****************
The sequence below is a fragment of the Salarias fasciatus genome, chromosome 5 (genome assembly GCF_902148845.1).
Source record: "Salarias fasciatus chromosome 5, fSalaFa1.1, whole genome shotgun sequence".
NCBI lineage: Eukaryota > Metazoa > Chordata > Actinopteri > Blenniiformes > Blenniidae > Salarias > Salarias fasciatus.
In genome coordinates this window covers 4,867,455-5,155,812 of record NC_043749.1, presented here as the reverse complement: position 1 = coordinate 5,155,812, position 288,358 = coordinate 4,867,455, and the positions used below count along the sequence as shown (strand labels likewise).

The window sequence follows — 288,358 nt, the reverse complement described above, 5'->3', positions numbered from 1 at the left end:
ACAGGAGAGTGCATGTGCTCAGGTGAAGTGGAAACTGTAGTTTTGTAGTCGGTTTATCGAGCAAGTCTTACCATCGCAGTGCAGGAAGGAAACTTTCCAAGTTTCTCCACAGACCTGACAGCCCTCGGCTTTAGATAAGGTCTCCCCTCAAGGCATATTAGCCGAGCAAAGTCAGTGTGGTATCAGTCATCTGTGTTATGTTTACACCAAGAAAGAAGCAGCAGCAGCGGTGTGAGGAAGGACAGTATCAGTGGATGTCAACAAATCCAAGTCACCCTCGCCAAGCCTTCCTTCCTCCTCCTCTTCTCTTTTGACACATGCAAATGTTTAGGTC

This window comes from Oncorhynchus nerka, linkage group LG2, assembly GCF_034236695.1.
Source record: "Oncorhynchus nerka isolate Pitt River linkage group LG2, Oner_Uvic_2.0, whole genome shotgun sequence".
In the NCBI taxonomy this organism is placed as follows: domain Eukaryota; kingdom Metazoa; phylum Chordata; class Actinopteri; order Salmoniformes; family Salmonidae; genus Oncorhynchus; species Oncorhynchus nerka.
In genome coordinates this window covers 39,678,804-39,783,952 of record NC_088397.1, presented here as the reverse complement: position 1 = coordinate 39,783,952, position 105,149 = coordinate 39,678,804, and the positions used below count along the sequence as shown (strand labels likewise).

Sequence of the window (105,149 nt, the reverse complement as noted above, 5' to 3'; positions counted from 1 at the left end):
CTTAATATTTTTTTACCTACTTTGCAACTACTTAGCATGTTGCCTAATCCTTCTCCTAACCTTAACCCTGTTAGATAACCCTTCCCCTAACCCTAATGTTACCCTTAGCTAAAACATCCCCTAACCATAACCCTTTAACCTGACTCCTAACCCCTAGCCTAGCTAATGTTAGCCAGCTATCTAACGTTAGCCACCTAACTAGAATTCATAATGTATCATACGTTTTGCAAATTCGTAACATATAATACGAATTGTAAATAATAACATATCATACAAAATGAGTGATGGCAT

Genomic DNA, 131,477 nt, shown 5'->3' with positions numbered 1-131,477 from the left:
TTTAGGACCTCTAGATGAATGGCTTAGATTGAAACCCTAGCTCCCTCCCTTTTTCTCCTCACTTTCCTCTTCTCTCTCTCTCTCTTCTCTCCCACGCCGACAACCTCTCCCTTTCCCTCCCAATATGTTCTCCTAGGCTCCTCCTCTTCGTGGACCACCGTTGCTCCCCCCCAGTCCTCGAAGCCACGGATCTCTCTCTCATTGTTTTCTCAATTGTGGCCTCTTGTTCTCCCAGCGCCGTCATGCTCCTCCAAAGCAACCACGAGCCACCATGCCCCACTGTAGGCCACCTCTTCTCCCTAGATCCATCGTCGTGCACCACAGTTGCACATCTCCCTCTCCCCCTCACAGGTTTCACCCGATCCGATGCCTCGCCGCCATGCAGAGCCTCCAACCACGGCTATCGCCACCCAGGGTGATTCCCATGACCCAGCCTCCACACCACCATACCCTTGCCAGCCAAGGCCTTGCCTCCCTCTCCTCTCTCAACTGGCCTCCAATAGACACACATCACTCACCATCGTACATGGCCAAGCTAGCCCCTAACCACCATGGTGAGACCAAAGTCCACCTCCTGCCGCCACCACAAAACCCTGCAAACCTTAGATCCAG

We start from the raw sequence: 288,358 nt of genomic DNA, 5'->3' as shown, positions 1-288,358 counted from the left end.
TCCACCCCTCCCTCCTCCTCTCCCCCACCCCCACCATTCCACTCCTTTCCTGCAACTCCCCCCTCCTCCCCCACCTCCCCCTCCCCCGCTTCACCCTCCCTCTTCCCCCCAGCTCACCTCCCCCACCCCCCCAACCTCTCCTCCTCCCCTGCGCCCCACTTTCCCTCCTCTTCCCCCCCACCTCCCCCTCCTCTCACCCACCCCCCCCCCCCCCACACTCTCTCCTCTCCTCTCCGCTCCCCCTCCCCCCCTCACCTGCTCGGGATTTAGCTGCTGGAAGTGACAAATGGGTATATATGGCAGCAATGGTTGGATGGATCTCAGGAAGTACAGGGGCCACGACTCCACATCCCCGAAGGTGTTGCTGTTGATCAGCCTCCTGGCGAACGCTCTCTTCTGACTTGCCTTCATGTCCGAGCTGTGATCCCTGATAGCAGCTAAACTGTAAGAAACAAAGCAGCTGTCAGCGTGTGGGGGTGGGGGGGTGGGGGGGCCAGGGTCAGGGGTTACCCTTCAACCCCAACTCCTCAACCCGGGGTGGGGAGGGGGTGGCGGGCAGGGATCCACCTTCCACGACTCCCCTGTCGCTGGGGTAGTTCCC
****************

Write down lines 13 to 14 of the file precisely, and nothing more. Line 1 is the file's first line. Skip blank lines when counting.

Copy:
Genomic DNA, 131,477 nt, shown 5'->3' with positions numbered 1-131,477 from the left:
TTTAGGACCTCTAGATGAATGGCTTAGATTGAAACCCTAGCTCCCTCCCTTTTTCTCCTCACTTTCCTCTTCTCTCTCTCTCTCTTCTCTCCCACGCCGACAACCTCTCCCTTTCCCTCCCAATATGTTCTCCTAGGCTCCTCCTCTTCGTGGACCACCGTTGCTCCCCCCCAGTCCTCGAAGCCACGGATCTCTCTCTCATTGTTTTCTCAATTGTGGCCTCTTGTTCTCCCAGCGCCGTCATGCTCCTCCAAAGCAACCACGAGCCACCATGCCCCACTGTAGGCCACCTCTTCTCCCTAGATCCATCGTCGTGCACCACAGTTGCACATCTCCCTCTCCCCCTCACAGGTTTCACCCGATCCGATGCCTCGCCGCCATGCAGAGCCTCCAACCACGGCTATCGCCACCCAGGGTGATTCCCATGACCCAGCCTCCACACCACCATACCCTTGCCAGCCAAGGCCTTGCCTCCCTCTCCTCTCTCAACTGGCCTCCAATAGACACACATCACTCACCATCGTACATGGCCAAGCTAGCCCCTAACCACCATGGTGAGACCAAAGTCCACCTCCTGCCGCCACCACAAAACCCTGCAAACCTTAGATCCAG